If you ask anyone who is working in customer service what they enjoy most about their profession, they will quickly respond, “It’s the people.” Customer service is a people industry, and there is no better area of customer service to learn about the greatest (and worst) parts of human emotions than complaints handling.
This poses several thought-provoking considerations for people responsible for managing an organisation’s reaction to consumer complaints. Firstly, what are the different types of complaints? Secondly, what motivates people to complain? Last but not least, how do you handle these complainers?
The Three Types of Complaints
It’s beneficial to recognise that complaints (and, by extension, complainers) come in various types.
- Chronic complaints
Certain individuals never appear to be satisfied. These individuals are referred to as chronic complainers. They have a proclivity for ruminating on problems and focusing on setbacks rather than progress. According to some research, developing a habit of complaining can “rewire” the brain in such a way that those particular ways of thinking become ingrained. Of course, it is possible to rewire this rewiring to make it more positive, but chronic complainers are unlikely to believe this would work very well.
The second type of complaint is commonly referred to as “venting.” Venting is the process of expressing one’s emotional dissatisfaction. It turns out that those who vent do so for a reason. They are frequently consumed by their own — presumably negative — experiences. They solicit attention from their confidantes by expressing their anger, frustration, or disappointment. They can obtain a sense of validation through receiving attention and sympathy. Venters are prone to disregard advice and suggested solutions to their problems. They are not seeking resolution; they are seeking validation.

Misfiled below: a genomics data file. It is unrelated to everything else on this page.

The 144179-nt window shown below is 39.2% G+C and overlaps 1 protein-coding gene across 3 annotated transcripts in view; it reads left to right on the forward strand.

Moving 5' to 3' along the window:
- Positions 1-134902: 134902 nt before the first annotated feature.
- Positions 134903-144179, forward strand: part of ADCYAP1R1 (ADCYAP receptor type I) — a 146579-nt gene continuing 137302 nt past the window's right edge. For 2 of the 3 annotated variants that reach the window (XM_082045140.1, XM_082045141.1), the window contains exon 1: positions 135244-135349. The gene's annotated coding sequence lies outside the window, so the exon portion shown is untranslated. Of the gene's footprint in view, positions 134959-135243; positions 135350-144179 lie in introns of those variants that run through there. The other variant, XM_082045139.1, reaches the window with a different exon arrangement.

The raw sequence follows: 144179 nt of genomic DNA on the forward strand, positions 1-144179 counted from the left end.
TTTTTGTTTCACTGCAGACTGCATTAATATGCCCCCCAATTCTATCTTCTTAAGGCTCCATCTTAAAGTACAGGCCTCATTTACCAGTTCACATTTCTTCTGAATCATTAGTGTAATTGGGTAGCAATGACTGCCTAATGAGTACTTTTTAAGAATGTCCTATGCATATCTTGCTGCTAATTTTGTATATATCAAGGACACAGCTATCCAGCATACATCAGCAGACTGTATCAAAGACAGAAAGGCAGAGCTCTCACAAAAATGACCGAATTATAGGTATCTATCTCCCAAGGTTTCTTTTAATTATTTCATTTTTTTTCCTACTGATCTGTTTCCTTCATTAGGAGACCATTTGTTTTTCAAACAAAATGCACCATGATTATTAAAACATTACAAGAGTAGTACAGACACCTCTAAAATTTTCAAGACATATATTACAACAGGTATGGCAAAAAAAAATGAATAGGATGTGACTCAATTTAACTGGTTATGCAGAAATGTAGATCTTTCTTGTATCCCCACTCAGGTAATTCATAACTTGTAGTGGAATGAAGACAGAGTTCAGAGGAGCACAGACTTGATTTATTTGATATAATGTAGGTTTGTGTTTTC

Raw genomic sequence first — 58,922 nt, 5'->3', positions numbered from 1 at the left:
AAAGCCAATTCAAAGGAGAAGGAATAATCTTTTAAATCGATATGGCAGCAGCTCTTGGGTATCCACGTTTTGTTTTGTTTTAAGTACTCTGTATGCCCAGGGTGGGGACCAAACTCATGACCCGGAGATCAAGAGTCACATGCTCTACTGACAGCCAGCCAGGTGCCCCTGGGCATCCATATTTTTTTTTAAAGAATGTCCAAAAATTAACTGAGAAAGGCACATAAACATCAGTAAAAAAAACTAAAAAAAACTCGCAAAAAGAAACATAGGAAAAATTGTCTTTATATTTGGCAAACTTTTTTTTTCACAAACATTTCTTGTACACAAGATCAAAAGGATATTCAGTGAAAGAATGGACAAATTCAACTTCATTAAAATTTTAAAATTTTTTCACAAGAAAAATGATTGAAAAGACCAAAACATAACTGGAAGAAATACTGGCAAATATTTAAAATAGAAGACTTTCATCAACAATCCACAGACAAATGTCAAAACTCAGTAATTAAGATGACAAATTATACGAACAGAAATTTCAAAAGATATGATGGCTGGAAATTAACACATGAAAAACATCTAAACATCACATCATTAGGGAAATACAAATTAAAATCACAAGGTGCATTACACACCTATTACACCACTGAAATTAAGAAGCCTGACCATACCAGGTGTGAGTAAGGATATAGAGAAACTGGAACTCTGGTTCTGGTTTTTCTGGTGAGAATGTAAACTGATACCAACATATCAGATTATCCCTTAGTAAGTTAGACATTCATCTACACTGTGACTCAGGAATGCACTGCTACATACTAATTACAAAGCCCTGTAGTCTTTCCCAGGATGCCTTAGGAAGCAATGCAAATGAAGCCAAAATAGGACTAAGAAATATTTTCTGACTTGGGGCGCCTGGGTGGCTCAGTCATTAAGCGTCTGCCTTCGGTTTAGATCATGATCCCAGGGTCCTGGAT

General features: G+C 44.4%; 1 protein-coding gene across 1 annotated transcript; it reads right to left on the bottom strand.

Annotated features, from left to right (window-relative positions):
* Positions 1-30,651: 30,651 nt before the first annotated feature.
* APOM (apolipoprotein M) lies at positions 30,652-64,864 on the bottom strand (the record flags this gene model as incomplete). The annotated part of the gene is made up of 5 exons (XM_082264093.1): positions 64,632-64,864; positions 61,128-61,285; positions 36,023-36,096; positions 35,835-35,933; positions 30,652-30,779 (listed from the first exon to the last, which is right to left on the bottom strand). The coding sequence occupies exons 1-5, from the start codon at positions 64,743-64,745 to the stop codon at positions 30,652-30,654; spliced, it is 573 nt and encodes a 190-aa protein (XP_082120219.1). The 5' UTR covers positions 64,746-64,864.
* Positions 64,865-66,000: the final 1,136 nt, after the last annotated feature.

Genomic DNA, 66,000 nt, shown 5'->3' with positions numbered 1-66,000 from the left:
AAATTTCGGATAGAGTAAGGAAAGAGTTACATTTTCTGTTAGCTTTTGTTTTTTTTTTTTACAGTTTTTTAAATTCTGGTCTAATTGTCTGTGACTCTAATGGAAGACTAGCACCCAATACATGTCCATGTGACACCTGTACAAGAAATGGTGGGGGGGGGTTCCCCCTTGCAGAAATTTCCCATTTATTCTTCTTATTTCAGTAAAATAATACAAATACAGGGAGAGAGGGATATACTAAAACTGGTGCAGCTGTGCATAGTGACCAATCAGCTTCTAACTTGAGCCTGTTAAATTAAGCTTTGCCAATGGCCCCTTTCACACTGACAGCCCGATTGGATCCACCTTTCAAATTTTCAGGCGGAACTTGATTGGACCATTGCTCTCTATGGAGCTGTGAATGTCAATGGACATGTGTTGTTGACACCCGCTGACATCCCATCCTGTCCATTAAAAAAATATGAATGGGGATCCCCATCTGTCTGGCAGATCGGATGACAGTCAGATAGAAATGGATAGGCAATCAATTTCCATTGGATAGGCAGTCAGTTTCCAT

One unfortunate side effect of both venting and chronic complaining is that they tend to lower people’s moods. Researchers tracked people’s moods before and after hearing a complaint in one series of studies. As predicted, listening to complaints exacerbated people’s feelings. Additionally, the complainer felt worse!
- Instrumental Complaining
The final kind of complaint is called “instrumental complaint.” In contrast to its wrinkled-nosed conceptual cousins, the instrumental complaint is entirely concerned with resolving issues. Confronting your romantic partner about credit card overspending could be considered instrumental complaining. Mainly if you concentrate on the problem’s impact, the critical nature of change and collaborate to develop a plan for change. According to one study, these complaints account for less than 25% of all complaints.
What motivates people to complain (or not)?
In an article, Professor Robin Kowalski discussed his research on the relationship between happiness, personal attitudes, and the purpose of complaining. Her research has examined the relationship between complaint and personality type, employing well-established psychological profiling tools such as Costa and McCrae’s ‘Big Five’ personality traits.
According to Kowalski’s research, people’s propensity to complain is related to their personality type. In short, whether someone is ‘the type of person who complains’ is determined by their self-esteem and perceptions of positive outcomes.
Richins established a link between an individual’s attitude toward complaint and their actual complaint behaviour in 1982. Individuals who have a favourable attitude toward complaining are more likely to file complaints. However, we also know that only about 5-10% of dissatisfied customers file a complaint.
The risk to your organisation is that non-complainers will switch to a competitor — and will do so without providing you with the feedback necessary to improve your business’s performance.
In the public sector, keep in mind that customers rarely have the option of switching, which results in frustration and anger as limited options trap complainants.